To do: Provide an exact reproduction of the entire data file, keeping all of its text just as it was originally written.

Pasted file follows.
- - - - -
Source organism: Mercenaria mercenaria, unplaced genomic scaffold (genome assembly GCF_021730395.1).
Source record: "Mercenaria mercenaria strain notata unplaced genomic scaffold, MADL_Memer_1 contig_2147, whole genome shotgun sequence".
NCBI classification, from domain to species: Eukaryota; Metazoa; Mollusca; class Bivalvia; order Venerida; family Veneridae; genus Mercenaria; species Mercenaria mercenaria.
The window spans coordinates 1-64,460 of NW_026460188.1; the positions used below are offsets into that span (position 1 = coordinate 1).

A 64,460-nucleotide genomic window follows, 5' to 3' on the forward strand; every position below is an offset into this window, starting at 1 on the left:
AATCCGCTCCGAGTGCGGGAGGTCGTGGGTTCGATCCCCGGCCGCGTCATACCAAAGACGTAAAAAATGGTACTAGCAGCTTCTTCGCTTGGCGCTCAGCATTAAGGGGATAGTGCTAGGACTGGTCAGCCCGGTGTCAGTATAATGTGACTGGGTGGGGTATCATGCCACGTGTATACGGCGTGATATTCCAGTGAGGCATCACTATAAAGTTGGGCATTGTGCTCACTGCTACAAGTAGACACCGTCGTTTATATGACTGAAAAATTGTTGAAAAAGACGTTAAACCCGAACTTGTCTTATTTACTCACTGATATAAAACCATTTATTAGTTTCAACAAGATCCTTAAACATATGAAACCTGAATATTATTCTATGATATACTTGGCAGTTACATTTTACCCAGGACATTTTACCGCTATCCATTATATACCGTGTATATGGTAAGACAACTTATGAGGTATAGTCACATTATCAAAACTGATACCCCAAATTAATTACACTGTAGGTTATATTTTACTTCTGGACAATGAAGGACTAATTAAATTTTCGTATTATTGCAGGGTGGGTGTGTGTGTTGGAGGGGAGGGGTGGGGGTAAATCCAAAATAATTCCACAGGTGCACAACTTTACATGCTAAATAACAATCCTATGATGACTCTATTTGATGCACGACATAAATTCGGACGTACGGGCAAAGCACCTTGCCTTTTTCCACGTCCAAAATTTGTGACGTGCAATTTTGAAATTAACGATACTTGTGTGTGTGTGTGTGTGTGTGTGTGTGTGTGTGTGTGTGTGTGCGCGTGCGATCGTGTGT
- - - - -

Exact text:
Source organism: Mercenaria mercenaria, unplaced genomic scaffold (genome assembly GCF_021730395.1).
Source record: "Mercenaria mercenaria strain notata unplaced genomic scaffold, MADL_Memer_1 contig_2147, whole genome shotgun sequence".
NCBI classification, from domain to species: Eukaryota; Metazoa; Mollusca; class Bivalvia; order Venerida; family Veneridae; genus Mercenaria; species Mercenaria mercenaria.
The window spans coordinates 1-64,460 of NW_026460188.1; the positions used below are offsets into that span (position 1 = coordinate 1).

A 64,460-nucleotide genomic window follows, 5' to 3' on the forward strand; every position below is an offset into this window, starting at 1 on the left:
AATCCGCTCCGAGTGCGGGAGGTCGTGGGTTCGATCCCCGGCCGCGTCATACCAAAGACGTAAAAAATGGTACTAGCAGCTTCTTCGCTTGGCGCTCAGCATTAAGGGGATAGTGCTAGGACTGGTCAGCCCGGTGTCAGTATAATGTGACTGGGTGGGGTATCATGCCACGTGTATACGGCGTGATATTCCAGTGAGGCATCACTATAAAGTTGGGCATTGTGCTCACTGCTACAAGTAGACACCGTCGTTTATATGACTGAAAAATTGTTGAAAAAGACGTTAAACCCGAACTTGTCTTATTTACTCACTGATATAAAACCATTTATTAGTTTCAACAAGATCCTTAAACATATGAAACCTGAATATTATTCTATGATATACTTGGCAGTTACATTTTACCCAGGACATTTTACCGCTATCCATTATATACCGTGTATATGGTAAGACAACTTATGAGGTATAGTCACATTATCAAAACTGATACCCCAAATTAATTACACTGTAGGTTATATTTTACTTCTGGACAATGAAGGACTAATTAAATTTTCGTATTATTGCAGGGTGGGTGTGTGTGTTGGAGGGGAGGGGTGGGGGTAAATCCAAAATAATTCCACAGGTGCACAACTTTACATGCTAAATAACAATCCTATGATGACTCTATTTGATGCACGACATAAATTCGGACGTACGGGCAAAGCACCTTGCCTTTTTCCACGTCCAAAATTTGTGACGTGCAATTTTGAAATTAACGATACTTGTGTGTGTGTGTGTGTGTGTGTGTGTGTGTGTGTGTGTGTGTGCGCGTGCGATCGTGTGT